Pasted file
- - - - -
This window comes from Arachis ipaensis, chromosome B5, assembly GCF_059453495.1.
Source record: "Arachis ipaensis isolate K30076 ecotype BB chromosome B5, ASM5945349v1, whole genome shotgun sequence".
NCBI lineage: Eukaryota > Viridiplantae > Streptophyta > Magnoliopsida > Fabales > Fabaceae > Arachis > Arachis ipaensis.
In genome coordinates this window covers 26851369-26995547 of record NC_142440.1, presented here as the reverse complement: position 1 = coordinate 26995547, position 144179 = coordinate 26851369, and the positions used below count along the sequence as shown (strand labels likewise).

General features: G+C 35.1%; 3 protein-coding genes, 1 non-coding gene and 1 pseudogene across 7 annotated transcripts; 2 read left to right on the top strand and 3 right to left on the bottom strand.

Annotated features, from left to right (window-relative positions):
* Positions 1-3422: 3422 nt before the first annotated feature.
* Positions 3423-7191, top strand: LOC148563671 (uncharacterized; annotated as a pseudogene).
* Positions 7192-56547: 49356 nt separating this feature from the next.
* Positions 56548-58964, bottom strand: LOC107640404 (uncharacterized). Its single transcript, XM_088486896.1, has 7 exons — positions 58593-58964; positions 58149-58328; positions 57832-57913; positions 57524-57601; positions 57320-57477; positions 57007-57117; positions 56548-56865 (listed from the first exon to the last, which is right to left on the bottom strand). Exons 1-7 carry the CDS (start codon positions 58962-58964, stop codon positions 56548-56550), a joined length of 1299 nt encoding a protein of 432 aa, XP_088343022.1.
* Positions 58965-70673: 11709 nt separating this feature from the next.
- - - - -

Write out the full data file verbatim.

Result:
This window comes from Arachis ipaensis, chromosome B5, assembly GCF_059453495.1.
Source record: "Arachis ipaensis isolate K30076 ecotype BB chromosome B5, ASM5945349v1, whole genome shotgun sequence".
NCBI lineage: Eukaryota > Viridiplantae > Streptophyta > Magnoliopsida > Fabales > Fabaceae > Arachis > Arachis ipaensis.
In genome coordinates this window covers 26851369-26995547 of record NC_142440.1, presented here as the reverse complement: position 1 = coordinate 26995547, position 144179 = coordinate 26851369, and the positions used below count along the sequence as shown (strand labels likewise).

General features: G+C 35.1%; 3 protein-coding genes, 1 non-coding gene and 1 pseudogene across 7 annotated transcripts; 2 read left to right on the top strand and 3 right to left on the bottom strand.

Annotated features, from left to right (window-relative positions):
* Positions 1-3422: 3422 nt before the first annotated feature.
* Positions 3423-7191, top strand: LOC148563671 (uncharacterized; annotated as a pseudogene).
* Positions 7192-56547: 49356 nt separating this feature from the next.
* Positions 56548-58964, bottom strand: LOC107640404 (uncharacterized). Its single transcript, XM_088486896.1, has 7 exons — positions 58593-58964; positions 58149-58328; positions 57832-57913; positions 57524-57601; positions 57320-57477; positions 57007-57117; positions 56548-56865 (listed from the first exon to the last, which is right to left on the bottom strand). Exons 1-7 carry the CDS (start codon positions 58962-58964, stop codon positions 56548-56550), a joined length of 1299 nt encoding a protein of 432 aa, XP_088343022.1.
* Positions 58965-70673: 11709 nt separating this feature from the next.